Content-Type: multipart/mixed; boundary=”=-E8St/G7V0J7Oz/sfHhk5″

–=-E8St/G7V0J7Oz/sfHhk5
Content-Type: text/plain
Content-Transfer-Encoding: 8bit

This is a message just to say hello.
So, “Hello”.

–=-E8St/G7V0J7Oz/sfHhk5
Content-Type: image/jpeg; name=”jpeg.jpg”
Content-Disposition: attachment; filename=”jpeg.jpg”
Content-Transfer-Encoding: base64

/9j/2wBDAAMCAgICAgMCAgIDAwMDBAYEBAQEBAgGBgUGCQgKCgkICQkKDA8MCgsOCwkJDRENDg8Q
EBEQCgwSExIQEw8QEBD/yQALCAABAAEBAREA/8wABgAQEAX/2gAIAQEAAD8A0s8g/9k=

–=-E8St/G7V0J7Oz/sfHhk5–

The first part contains the same text message as in previous examples. The content-type also indicates that it is plan text content.

However, in the second part the content-type indicates a jpeg file.
Content-disposition further indicates that the image is attached.
Alternatively inline can be used to indicate inline content, which is also the default.

Lastly, the content-transfer-encoding field indicates that the image is base64 encoded. The subsequent string is hence the base64 encoded raw image data. Multiple attachments are each a separate multiform part, delimited by the boundary defined in the email header.

Adding HTML to Emails

Sending HTML content via MIME extension is closely related to attachments. multipart/alternative is typically used instead of multipart/mixed.

From: John Doe jdoe@machine.example
To: Mary Smith mary@example.net
Subject: Saying Hello
Date: Fri, 21 Nov 1997 09:55:06 -0600
Message-ID: 1234@local.machine.example
MIME-Version: 1.0
Content-Type: multipart/alternative; boundary=”=-E8St/G7V0J7Oz/sfHhk5″

–=-E8St/G7V0J7Oz/sfHhk5
Content-Type: text/plain
Content-Transfer-Encoding: 8bit

This is a message just to say hello.
So, “Hello”.

–=-E8St/G7V0J7Oz/sfHhk5
Content-Type: text/html; charset=”utf-8″
Content-Transfer-Encoding: 8bit

This is a message just to say hello. So, “Hello”.

–=-E8St/G7V0J7Oz/sfHhk5–

The multipart/alternative type is used to present multiple alternative messages to the system, whereas the last part is the sender’s preferred option.

As each email body part has its own content-type field, the value of them can also be set to multipart, thus allow to nest different types. This for example is often used when an email contains HTML and an attachments.

So far you learned, how emails are defined, stored on servers and you are aware of the most common MIME extensions.
In the second part of this page you learn how emails are sent and received.

How Emails Reach their Destination

Mail user agents (MUA) or e-mail clients can be any piece of software that acts a client to interact with email servers. Calendar, contact and task management software is often combined, e.g. Thunderbird, Outlook or Evolution. Another popular form of MUA is webmail, where the user accesses emails via browser and web page, e.g. gmail, Protonmail or AOL. Three major protocols are used for the interaction between MUA and the servers for sending emails (SMTP) and receiving emails (IMAP or POP3).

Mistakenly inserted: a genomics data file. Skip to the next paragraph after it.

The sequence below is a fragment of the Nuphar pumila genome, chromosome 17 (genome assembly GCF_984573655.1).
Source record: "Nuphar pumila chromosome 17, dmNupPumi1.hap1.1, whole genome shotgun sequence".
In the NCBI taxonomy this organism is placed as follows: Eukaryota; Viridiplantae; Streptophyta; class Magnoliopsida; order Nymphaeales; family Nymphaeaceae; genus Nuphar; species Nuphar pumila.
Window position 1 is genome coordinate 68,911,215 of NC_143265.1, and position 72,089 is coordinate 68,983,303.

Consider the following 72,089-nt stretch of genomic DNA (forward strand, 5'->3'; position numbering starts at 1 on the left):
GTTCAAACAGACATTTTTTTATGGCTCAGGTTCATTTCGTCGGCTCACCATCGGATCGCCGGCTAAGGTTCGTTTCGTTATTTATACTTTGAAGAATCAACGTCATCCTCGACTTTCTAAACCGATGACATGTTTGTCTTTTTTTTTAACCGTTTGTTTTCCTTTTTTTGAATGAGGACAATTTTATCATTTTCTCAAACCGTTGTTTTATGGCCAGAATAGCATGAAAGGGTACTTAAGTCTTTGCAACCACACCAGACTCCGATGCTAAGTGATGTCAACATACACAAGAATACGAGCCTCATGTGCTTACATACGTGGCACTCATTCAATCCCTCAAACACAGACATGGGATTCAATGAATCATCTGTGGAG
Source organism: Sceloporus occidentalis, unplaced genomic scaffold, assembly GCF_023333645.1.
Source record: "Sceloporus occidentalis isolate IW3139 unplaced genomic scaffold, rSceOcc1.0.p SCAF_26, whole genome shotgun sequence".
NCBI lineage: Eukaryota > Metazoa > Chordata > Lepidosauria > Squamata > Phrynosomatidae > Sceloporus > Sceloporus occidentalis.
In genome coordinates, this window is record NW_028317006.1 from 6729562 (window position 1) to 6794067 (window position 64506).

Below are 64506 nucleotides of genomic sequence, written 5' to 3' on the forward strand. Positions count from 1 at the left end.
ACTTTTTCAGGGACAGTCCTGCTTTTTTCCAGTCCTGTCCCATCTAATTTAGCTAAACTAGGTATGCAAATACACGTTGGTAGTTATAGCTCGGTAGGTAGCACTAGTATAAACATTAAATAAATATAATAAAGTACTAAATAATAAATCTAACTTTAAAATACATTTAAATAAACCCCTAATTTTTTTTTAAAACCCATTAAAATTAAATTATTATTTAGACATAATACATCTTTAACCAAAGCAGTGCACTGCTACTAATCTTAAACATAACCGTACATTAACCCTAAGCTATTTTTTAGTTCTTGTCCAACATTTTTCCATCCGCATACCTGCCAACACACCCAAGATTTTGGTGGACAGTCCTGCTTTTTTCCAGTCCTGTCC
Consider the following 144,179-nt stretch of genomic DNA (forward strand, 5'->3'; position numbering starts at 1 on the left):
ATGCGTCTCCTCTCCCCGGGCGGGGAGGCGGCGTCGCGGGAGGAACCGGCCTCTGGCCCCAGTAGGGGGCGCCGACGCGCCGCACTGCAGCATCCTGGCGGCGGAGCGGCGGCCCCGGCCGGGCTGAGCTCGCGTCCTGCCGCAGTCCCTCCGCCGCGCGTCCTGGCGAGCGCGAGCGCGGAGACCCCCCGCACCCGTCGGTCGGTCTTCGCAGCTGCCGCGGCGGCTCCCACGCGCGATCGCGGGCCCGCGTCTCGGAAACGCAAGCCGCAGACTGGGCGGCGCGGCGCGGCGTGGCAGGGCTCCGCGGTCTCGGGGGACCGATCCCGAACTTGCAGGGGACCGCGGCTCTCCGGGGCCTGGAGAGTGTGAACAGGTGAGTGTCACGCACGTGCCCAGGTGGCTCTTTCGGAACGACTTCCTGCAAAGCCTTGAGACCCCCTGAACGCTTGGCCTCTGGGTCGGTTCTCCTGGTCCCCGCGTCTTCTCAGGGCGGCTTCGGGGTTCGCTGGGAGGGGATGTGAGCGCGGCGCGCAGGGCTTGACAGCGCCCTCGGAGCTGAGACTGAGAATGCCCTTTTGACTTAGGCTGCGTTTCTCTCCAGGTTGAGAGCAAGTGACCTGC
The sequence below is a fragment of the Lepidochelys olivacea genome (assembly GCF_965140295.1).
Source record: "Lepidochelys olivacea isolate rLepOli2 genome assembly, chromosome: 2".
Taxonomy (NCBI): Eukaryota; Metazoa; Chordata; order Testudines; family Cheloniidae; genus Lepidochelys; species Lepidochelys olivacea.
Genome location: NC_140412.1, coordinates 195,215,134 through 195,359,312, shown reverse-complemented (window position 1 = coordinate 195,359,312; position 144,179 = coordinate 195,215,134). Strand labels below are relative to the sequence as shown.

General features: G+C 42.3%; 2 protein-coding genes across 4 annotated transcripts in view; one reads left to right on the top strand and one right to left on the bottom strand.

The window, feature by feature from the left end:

The Simple Mail Transfer Protocol

After the user requires the MUA to transmit an email, is that the MUA connects to the message submission agent (MSA) via SMTP. SMTP is text-based, build on TCP/IP and uses TCP port 25 for communcation. It inherits security properties of TCP/IP but does, by default, not extend them. As a result, anyone can connect to a MSA and submit emails, if no further measures are taken.

It is important to know that there is no relation between the actual email header fields and the email transmission process. From and To header fields are unused. Instead the so called envelope from and envelope to fields are used. These are given to the MSA upon transmission request via SMTP. Also these values are not further verified by default.

Besides those two values, a third, so called data parameter is send. The data parameter contains the email format as described in previous sections, including the From and To fields.

An SMTP email transfer for the previous example looks as follows:

MAIL FROM:John Doe jdoe@machine.example
250 Ok
RCPT TO:Mary Smith mary@example.net
250 Ok
DATA
354 End data with .
From: John Doe jdoe@machine.example
To: Mary Smith mary@example.net
Subject: Saying Hello
Date: Fri, 21 Nov 1997 09:55:06 -0600
Message-ID: 1234@local.machine.example

This is a message just to say hello.
So, “Hello”.
.
250 Ok: queued as 12345

From MSA to the Recipient

After the MSA received the email, it forwards them to a message transfer agents (MTA) via SMTP. This process is repeated by the MTA if required until the email reaches the recipients message delivery agent (MDA). MDAs typically offer two protocols to receive messages from them: POP3 and IMAP. Both protocols are used to receive messages from the MDA and set flags, e.g. the deleted or seen flag.

In this section you learned how emails reach their destination and which are the important protocols and agents and how they interact with each other. From a phishing perspective it is important to know which information emails contain and which fields can be manipulated in order to spoof an email an make it look more real.